01/10/2009 12:00AM

Hirsch's quick wit and kindness never quit

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Jim Raftery/TurfFotos
Joe Hirsch at Hialeah in 1959.

When I first saw Joe Hirsch he was 46, an enthusiastic bachelor and bona fide racing celebrity, out West for a big race and dancing with a beautiful blonde at a Santa Anita party. A beautiful blonde I'd tried to date. At that moment I knew in my bones that if I worked hard and paid attention I might have a chance to be as good a writer as Hirsch some day, but I'd always be half the man.

It was of some consolation to learn that Hirsch was Joe Namath's roommate, which meant I was punching way above my weight. It also became an everlasting joy to be counted as Joe's friend, a professional colleague, and then for five years at the end of his career to share a page in our publication. Top billing was never a question. I was lucky to get the same size type.

Joe's passing on Friday morning means that there will be a run on Joe Hirsch stories and delectable Joe Hirsch quotes for the foreseeable future. If you don't have one, ask around. We're obliged to share.

There was his classic review of a restaurant ("I went there once"), his trademark after-dinner demand ("You will have dessert - wouldn't hurt a baby"), and his ability to compress both a weather report and a lesson in practical behavior in a few short syllables during a rainy visit to Saratoga:

"Thanks for the use of the umbrella, Joe."

"When are you going home?"

"Tomorrow."

"You know something I don't?"

Loading into his Caddy one night, a passenger needed to store something in the trunk. Joe obligingly popped the boot and then cracked, "Leave the gun. Take the cannolis." I cried for hours.

Dave Johnson, the award-winning broadcaster and racing commentator, was a Manhattan neighbor and as good a friend as Joe could ever have. Johnson paid him regular visits in the rehabilitation facility that was Joe's home these final months.

"Just two Saturdays ago, he had a bowl of grapes, and he offered me one," Johnson said on Friday, a few hours after hearing the news. "There was also a Spanish-speaking nurse in the room, and he offered her one as well. She thought he wanted to have them washed, so she took the bowl of grapes away. Joe looked at me and said, 'No good deed goes unpunished.' "

For too many years, before he broke his hip last spring, Joe had been battling the disease named for the British physician James Parkinson. It was an awful sentence, gradually eroding Joe's tall, elegant profile and robbing him of simple muscle control, while at the same time allowing his mind to remain alert, bearing helpless witness to the disintegration.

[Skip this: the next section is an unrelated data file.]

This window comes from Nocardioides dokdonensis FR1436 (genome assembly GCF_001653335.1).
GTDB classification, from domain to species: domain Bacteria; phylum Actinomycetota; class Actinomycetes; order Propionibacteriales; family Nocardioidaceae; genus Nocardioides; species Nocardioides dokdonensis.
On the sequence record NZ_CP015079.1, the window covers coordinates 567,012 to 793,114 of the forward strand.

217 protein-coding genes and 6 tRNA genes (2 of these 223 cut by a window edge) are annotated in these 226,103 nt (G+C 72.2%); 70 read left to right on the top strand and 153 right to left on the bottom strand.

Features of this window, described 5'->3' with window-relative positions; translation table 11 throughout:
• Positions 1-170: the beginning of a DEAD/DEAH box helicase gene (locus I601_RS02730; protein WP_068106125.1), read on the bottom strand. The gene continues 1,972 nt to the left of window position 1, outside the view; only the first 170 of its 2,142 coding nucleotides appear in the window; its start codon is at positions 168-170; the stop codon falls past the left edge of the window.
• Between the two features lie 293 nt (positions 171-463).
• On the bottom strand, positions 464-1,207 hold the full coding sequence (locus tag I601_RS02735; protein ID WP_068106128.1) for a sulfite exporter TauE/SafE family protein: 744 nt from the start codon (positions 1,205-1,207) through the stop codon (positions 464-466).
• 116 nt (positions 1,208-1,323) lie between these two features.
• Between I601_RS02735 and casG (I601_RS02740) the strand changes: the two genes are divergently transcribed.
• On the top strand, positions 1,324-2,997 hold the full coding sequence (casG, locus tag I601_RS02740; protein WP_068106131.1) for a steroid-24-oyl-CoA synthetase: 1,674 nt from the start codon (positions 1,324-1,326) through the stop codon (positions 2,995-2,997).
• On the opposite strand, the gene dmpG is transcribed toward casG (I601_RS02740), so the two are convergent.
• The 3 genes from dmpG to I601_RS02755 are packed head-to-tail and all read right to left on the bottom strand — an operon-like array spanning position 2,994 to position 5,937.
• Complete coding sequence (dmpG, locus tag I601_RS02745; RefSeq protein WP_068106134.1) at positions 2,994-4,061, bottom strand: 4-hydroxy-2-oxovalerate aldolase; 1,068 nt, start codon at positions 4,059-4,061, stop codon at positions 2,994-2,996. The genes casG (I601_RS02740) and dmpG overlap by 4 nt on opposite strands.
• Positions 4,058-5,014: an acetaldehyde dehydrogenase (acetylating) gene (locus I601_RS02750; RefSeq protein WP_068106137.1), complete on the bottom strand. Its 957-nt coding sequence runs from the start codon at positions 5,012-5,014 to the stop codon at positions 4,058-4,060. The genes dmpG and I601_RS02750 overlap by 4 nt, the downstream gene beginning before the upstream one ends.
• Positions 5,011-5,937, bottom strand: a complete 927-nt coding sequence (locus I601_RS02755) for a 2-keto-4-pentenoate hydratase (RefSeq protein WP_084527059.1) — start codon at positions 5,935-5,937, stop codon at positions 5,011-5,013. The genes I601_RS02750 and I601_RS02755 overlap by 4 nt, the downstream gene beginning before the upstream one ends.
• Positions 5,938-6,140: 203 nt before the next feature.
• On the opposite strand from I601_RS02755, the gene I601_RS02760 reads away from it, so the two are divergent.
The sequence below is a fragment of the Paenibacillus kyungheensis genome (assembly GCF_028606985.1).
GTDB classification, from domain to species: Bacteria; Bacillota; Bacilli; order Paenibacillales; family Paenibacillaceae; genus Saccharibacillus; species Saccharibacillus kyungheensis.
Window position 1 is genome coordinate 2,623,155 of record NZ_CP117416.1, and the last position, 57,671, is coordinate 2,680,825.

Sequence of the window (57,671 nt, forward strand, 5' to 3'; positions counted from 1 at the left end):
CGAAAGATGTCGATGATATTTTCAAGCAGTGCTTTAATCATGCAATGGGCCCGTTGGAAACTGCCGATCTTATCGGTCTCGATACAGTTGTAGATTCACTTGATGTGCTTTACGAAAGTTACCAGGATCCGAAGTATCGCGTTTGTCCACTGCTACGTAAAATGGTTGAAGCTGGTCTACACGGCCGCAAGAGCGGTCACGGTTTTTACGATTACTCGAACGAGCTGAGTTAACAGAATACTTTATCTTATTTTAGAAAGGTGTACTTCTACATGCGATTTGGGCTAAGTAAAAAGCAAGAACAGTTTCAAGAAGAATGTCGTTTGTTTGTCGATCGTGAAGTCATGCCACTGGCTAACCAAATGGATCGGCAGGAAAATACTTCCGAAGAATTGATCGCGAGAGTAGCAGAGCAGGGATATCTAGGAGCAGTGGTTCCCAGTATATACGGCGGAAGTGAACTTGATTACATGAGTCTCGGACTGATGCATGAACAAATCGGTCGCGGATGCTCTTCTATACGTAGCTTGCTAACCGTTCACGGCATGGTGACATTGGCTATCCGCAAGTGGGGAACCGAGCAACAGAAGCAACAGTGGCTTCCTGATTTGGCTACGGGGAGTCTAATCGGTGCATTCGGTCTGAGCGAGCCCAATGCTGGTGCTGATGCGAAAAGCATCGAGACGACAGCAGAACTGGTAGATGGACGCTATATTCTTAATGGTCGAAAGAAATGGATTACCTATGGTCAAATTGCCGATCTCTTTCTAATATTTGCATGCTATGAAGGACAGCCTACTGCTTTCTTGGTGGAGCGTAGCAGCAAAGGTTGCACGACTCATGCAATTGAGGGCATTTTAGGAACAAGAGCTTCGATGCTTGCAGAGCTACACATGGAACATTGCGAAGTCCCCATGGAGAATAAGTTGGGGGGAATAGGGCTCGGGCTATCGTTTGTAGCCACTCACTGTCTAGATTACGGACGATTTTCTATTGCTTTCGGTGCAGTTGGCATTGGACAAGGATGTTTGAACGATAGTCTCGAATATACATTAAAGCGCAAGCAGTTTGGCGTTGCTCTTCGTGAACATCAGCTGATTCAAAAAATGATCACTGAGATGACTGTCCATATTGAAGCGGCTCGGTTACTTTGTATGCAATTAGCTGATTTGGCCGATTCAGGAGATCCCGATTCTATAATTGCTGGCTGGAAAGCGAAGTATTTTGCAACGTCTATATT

Once, at dinner, Joe had one of his seizures, during which the body loses temporary control and vibrates like a mad gyroscope. His other guests had seen it before. They knew it would soon be over, and that Joe would not want the conversation to be unduly interrupted. I was new to the experience, however, and worried sick. It was Joe who sensed my anguish and assured me the moment would pass.

"It's not as bad as it looks," he said.

It never was. Just as Joe's writing was never self-conscious, he loathed the idea of being the center of attention. He held himself apart, as a privileged witness to history, forever aware that his job was to share the harvest of his incomparable access. As a result, Hirsch could absorb the greatest racing tragedies, embrace the emotion of the moment, and then insist, in his quiet way, that life must go on.

"Cries of grief came from the crowd," he wrote of Go for Wand's fatal breakdown in the 1990 Breeders' Cup Distaff, "and as Bayakoa drew off to score by almost seven lengths, many on hand disregarded the outcome and focused on the pitiful scene unfolding in front of their eyes. Horsemen and track employees standing at trackside leaped the inner rail and rushed to lend what comfort and assistance they could, but it was obvious that Go for Wand's injury was mortal. The horse ambulance arrived promptly and a screen was set up around the stricken champion, who was humanely dispatched and carried off. Several hundred newsmen in the jammed press box sat stunned with the realization of the awful scene they were now obliged to report to the world."

If Joe ever bothered to comment about his own condition, it was because he was pressed for an answer. He would not sugarcoat, but neither did he elaborate. He preferred to know how you were doing, the wife, the kids, and have you seen anything that looks like a Derby colt? Even as his illness took control, it was vastly more important that life go on, with as much familiarity as possible, which is why he persisted in working deep into the maturity of his disease, and in entertaining friends with the same enthusiasm that fueled his formative years as racing's man on the scene. The body may have weakened, but his heart danced on.

Joe will be laid to rest on Sunday in New York, his town, in ceremonies that I am sure will be traditional and moving, attended in spirit by the thousands of people he touched through the years, through his words, his wisdom, his kindness. If Joe had his way, though, the day would be filled not with sadness and somber remembrance, but with cocktails, racing banter, and a warm summer wind, like the breezes that tickled the trees to life at his beloved Monmouth Park on a sultry August afternoon. There would be dessert, of course, and music, too, with a big band and a beat, jazz at the proper hour, and then, at Joe's request, his personal anthem, sung Willie's way:

On the road again

Just can't wait to get on the road again

The life I love is makin' music with my friends

And I can't wait to get on the road again

On the road again

Goin' places that I've never been

Seein' things that I may never see again,

And I can't wait to get on the road again.